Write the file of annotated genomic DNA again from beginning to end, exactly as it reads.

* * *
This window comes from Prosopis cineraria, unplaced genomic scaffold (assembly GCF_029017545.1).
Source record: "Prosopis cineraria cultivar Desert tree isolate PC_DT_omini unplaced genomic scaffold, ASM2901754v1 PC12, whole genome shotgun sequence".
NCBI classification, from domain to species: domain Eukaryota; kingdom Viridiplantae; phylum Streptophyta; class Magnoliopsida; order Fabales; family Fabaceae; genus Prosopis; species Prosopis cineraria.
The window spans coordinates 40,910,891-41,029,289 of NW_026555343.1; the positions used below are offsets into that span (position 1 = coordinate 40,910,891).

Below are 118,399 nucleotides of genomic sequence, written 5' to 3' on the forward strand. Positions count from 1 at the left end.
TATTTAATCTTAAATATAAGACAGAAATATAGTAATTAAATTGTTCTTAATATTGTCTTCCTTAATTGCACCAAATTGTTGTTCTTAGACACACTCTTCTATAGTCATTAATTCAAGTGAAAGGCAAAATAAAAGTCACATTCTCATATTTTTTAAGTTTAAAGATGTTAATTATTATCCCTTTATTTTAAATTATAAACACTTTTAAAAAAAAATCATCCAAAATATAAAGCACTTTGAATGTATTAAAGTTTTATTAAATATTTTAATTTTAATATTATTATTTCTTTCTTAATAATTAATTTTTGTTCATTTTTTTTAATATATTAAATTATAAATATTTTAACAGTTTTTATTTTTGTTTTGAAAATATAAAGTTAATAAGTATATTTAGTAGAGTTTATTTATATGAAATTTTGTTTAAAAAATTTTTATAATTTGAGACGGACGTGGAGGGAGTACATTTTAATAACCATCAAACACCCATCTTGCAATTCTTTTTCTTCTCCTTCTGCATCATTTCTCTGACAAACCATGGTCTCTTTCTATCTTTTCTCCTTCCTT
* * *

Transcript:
This window comes from Prosopis cineraria, unplaced genomic scaffold (assembly GCF_029017545.1).
Source record: "Prosopis cineraria cultivar Desert tree isolate PC_DT_omini unplaced genomic scaffold, ASM2901754v1 PC12, whole genome shotgun sequence".
NCBI classification, from domain to species: domain Eukaryota; kingdom Viridiplantae; phylum Streptophyta; class Magnoliopsida; order Fabales; family Fabaceae; genus Prosopis; species Prosopis cineraria.
The window spans coordinates 40,910,891-41,029,289 of NW_026555343.1; the positions used below are offsets into that span (position 1 = coordinate 40,910,891).

Below are 118,399 nucleotides of genomic sequence, written 5' to 3' on the forward strand. Positions count from 1 at the left end.
TATTTAATCTTAAATATAAGACAGAAATATAGTAATTAAATTGTTCTTAATATTGTCTTCCTTAATTGCACCAAATTGTTGTTCTTAGACACACTCTTCTATAGTCATTAATTCAAGTGAAAGGCAAAATAAAAGTCACATTCTCATATTTTTTAAGTTTAAAGATGTTAATTATTATCCCTTTATTTTAAATTATAAACACTTTTAAAAAAAAATCATCCAAAATATAAAGCACTTTGAATGTATTAAAGTTTTATTAAATATTTTAATTTTAATATTATTATTTCTTTCTTAATAATTAATTTTTGTTCATTTTTTTTAATATATTAAATTATAAATATTTTAACAGTTTTTATTTTTGTTTTGAAAATATAAAGTTAATAAGTATATTTAGTAGAGTTTATTTATATGAAATTTTGTTTAAAAAATTTTTATAATTTGAGACGGACGTGGAGGGAGTACATTTTAATAACCATCAAACACCCATCTTGCAATTCTTTTTCTTCTCCTTCTGCATCATTTCTCTGACAAACCATGGTCTCTTTCTATCTTTTCTCCTTCCTT